SAN DIEGO (KGTV) -- Even though COVID cases have been on the decline nationwide, scientists are bracing for the possibility that SARS-CoV-2 will become a seasonal virus.
That’s why even as states lift mask mandates, researchers are still racing to find what they call the “holy grail” treatment: an antiviral pill. And at least three potential drugs are showing promising signs in clinical trials.
UC San Diego virologist Dr. Davey Smith is overseeing government-sponsored trials on two of those pills.
“It has become one of those holy grails, if we could have a therapy that people could take at home once they have early COVID,” he said.
Currently, the best early treatments we have for COVID are lab-made antibodies. The problem is that these monoclonal antibodies are expensive and challenging to administer.
Each treatment has to be infused into a patient’s blood. The process takes time, staff and space at clinics like Family Health Centers of San Diego.
“What we've wanted from the beginning is something that's easy, that's pill form, that we could use really quickly. The way we use [Tamiflu], which is an oral antiviral agent for influenza,” said FHCSD assistant medical director Dr. Christian Ramers.
Before a drug gets authorized by the Food and Drug Administration, it has to undergo three phases of human trials.
Pfizer has a potential pill in phase 1, the inscrutably named PF-07321332. Phase 1 is the stage where scientists work to find the optimal dose while monitoring its safety. Pfizer’s phase 1 trial involves 60 people.
PF-07321332 was custom-made for SARS-CoV-2.
Another promising candidate is a drug called camostat, manufactured by Sagent Pharmaceuticals.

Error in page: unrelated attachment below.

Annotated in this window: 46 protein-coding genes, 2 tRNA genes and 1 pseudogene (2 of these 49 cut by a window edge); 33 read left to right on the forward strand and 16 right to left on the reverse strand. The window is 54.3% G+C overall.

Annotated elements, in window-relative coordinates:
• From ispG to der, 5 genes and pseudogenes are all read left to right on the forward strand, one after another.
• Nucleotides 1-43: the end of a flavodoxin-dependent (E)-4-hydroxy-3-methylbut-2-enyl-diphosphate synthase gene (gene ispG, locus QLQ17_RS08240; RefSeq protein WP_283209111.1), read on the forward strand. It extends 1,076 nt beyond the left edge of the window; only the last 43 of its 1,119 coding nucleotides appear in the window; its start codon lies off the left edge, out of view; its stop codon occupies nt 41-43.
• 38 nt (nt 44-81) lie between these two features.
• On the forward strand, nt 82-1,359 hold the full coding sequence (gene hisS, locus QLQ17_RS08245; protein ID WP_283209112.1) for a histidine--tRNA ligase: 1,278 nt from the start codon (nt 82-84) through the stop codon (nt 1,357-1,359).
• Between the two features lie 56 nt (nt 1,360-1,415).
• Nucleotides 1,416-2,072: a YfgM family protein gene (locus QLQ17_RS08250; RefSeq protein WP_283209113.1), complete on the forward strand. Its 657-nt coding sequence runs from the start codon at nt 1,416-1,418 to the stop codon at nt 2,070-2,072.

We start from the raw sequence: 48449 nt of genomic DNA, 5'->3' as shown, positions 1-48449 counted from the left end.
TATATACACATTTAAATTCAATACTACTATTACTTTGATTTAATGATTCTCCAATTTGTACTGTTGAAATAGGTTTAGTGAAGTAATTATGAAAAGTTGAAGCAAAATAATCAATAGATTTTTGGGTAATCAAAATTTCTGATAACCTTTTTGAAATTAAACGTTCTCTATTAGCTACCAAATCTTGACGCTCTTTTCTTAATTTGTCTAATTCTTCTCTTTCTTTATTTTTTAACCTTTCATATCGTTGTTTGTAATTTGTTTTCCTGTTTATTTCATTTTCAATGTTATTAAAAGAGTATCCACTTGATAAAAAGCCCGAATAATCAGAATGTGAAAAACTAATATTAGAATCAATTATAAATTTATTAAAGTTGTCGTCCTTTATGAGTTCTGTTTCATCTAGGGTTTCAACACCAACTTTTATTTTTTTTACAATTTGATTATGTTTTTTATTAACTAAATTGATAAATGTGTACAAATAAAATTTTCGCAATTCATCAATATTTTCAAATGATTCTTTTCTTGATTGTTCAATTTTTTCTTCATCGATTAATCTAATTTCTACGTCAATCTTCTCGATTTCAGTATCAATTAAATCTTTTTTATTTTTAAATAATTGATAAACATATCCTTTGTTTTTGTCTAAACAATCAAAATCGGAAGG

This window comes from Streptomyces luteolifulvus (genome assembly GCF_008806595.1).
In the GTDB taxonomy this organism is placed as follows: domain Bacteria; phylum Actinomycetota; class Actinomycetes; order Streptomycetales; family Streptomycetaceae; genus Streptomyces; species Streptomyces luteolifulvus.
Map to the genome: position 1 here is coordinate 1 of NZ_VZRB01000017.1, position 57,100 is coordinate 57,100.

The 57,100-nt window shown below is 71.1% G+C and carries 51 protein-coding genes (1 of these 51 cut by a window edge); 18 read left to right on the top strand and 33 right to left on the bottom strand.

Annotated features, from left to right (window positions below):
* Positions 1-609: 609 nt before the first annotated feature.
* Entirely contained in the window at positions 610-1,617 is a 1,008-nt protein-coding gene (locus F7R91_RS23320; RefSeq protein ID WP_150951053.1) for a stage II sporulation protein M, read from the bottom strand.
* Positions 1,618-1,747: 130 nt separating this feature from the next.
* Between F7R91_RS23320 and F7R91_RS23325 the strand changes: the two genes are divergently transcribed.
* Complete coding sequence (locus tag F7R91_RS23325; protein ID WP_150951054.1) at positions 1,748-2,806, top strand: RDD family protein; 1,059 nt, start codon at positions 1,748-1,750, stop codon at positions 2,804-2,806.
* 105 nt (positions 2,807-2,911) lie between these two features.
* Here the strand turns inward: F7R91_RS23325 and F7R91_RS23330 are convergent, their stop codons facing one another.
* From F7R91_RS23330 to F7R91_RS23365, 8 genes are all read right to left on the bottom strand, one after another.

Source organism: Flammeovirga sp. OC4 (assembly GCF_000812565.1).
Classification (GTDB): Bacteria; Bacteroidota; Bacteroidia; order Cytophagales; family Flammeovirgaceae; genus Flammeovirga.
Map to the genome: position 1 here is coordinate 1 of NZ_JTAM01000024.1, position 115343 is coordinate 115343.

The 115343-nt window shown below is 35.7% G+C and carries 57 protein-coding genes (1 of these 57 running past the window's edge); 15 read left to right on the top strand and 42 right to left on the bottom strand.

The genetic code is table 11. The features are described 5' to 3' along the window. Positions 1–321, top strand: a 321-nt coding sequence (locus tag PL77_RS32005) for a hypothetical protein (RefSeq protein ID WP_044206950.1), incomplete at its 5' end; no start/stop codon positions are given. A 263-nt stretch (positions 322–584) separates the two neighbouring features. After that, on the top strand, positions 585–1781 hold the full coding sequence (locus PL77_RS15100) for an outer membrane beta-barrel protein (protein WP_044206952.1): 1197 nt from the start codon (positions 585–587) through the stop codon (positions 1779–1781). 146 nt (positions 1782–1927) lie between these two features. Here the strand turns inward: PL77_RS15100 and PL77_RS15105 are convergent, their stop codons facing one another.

The drug was authorized in Japan for pancreatitis in the 1980s, although it is not approved in the United States, Dr. Smith said.
The Pfizer drug and camostat are being tested in the ACTIV-2 trials backed by the National Institutes of Health, which Dr. Smith oversees.
Camostat just finished phase 2, where researchers begin to gauge the efficacy in a few hundred volunteers while continuing to collect safety data. Dr. Smith said Camostat will enter phase 3 “any day now.”
The drug that’s furthest along is a pill from pharmaceutical giant Merck called molnupiravir, which is not part of the ACTIV-2 trial.
“The Merck drug is further along because it was originally made for SARS Co-V1 and for another coronavirus called MERS,” Dr. Smith said.
That pill, which Merck is developing in collaboration with Ridgeback Biotherapeutics, is now in a phase 3 trial involving about 1,500 volunteers. Large-scale phase 3 trials are the final step to prove a drug is safe and effective.
All three pills are designed to be taken within the first few days after someone develops symptoms, before they’re sick enough to be hospitalized. The pills contain tiny molecules that disrupt the virus’s ability to replicate.
“This is just like throwing a monkey wrench in the machinery to stop that virus from making copies of itself and really buy time for our own immune systems to get the upper hand and clear the virus,” said Dr. Ramers.
All of the trials are still blinded, meaning even Dr. Smith doesn’t yet know the results, but he expects one of these pills will be ready and authorized before the end of the year.
Camostat and the drug from Pfizer are being tested at locations in San Diego including UCSD and Kaiser. Researchers are still actively recruiting volunteers to participate in the trials who have been recently diagnosed with COVID.